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Programmers' Picks: Dustin Kaspar

SIFF Programmer Dustin Kaspar shares some of his highlights from the 2021 Seattle International Film Festival.

All Sorts

The less you know, the better. The story is totally bizarre in the right ways but the way all the little creative touches compound the comedic pleasure is the icing on the cinematic cake.

Beans

Mohawk filmmaker Tracey Deer explores an autobiographical portrait of Canada's Oka Crisis in 1990. An indispensable coming-of-age narrative from an Indigenous perspective that resonates far too much with events in our contemporary world.

Caterpillars

A brilliant portrait of the Aka Pygmies of the Central African Republic who roast and sell caterpillars to pay for schooling for their students. A unique story told exquisitely well from a first-time filmmaker.

Faya Dayi

An incredible film that approximates the experience of chewing Khat in Ethiopia; you'll be treated to luscious black & white cinematography while your cinematic companions dream out loud and share their perception of life's mysteries.

The Legend of Hei

Chinese Anime is blossoming and this fantasy adventure is further proof. Come for the exhilarating fights and beautifully lush scenery, but stay for an examination of trust, friendship, and found family that is quite moving.

Mother's Milk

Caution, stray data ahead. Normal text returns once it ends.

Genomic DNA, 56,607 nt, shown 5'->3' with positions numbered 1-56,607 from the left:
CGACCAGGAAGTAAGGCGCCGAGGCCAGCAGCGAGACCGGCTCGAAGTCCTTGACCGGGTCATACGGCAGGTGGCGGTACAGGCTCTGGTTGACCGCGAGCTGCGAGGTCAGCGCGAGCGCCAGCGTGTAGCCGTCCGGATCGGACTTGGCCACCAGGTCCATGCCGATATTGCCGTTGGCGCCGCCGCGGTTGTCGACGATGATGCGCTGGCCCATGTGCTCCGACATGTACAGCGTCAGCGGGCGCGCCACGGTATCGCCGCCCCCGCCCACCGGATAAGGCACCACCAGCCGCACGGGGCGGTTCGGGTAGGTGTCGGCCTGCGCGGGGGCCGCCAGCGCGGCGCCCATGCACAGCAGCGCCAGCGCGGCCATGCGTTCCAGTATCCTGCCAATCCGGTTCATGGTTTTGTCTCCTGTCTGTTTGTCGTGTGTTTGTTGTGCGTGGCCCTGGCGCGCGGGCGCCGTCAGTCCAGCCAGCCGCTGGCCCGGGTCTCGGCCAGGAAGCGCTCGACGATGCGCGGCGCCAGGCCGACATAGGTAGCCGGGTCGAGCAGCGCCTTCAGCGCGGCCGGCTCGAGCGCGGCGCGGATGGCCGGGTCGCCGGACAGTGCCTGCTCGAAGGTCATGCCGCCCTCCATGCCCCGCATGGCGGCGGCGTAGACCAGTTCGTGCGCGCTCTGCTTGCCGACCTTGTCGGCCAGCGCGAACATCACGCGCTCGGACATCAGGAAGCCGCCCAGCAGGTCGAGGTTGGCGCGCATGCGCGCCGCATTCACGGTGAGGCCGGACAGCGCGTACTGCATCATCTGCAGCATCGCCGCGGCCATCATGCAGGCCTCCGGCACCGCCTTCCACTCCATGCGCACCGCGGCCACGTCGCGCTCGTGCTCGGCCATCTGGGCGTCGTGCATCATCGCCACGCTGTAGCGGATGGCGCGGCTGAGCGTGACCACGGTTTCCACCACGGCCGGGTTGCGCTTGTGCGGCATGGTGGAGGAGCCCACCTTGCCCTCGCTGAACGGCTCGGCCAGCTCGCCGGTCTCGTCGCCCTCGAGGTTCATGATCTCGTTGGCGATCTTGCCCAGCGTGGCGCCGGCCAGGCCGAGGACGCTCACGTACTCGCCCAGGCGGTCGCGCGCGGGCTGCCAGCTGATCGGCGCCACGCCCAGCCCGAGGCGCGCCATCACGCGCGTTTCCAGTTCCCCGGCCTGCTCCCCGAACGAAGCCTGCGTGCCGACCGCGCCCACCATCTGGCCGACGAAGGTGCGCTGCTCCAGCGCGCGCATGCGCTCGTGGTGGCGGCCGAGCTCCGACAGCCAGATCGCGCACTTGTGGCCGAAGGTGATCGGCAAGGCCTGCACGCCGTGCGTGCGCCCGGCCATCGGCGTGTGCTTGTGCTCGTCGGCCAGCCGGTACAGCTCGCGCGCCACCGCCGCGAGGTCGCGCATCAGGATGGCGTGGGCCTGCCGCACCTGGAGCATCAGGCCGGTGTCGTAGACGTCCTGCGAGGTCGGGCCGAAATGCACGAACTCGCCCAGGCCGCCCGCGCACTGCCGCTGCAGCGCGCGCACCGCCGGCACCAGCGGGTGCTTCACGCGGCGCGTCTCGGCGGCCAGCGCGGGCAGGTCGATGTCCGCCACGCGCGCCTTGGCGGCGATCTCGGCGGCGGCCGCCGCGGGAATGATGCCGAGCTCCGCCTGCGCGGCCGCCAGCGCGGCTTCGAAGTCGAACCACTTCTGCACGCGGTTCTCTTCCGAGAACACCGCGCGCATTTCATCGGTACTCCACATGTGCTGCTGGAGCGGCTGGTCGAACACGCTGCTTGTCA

Larry Powell's exceptional episodic play about a young Black man's exploration of his dignity and value in our modern society has become a collaborative film quilt with a variety of directors/performers involved. The film is challenging, beautiful, and emotional. It grabbed me from the first minute and never let me go.

Short Films

There is a wealth of greatness across the short film programs. Pick one and treat yourself to the variety of voices telling essential stories. You can't go wrong but I'd call out a few that speak strongly to me—Seeing Red, Inheritance, and Ancestors.

Valentina

An exceptional Brazilian coming-of-age story that is moving and authentic. The lead actress has a genuine talent and is filled with nuance...plus the story doesn't always go where one may expect.

Who We Are: A Chronicle of Racism in America

Jeffery Robinson's remarkably efficient presentation of the history of racism is essential viewing. The synthesis of past and present in this cinematic collaboration with Emily and Sarah Kunstler is fuel on the fire for better understanding and actively combatting the societal foundations of white supremacy.

Youth v Gov

Move over Marvel. The 21 kids suing the government because they are neglecting climate change are my new superheroes. No capes. No costumes. Just the law and an unwillingness to accept the raw deal of the older generation's complacency.

All Sorts
Beans
Caterpillars
Faya Dayi
The Legend of Hei
Mother's Milk
Seeing Red
Inheritance
Ancestors
Valentina
Who We Are: A Chronicle of Racism in America
Youth v Gov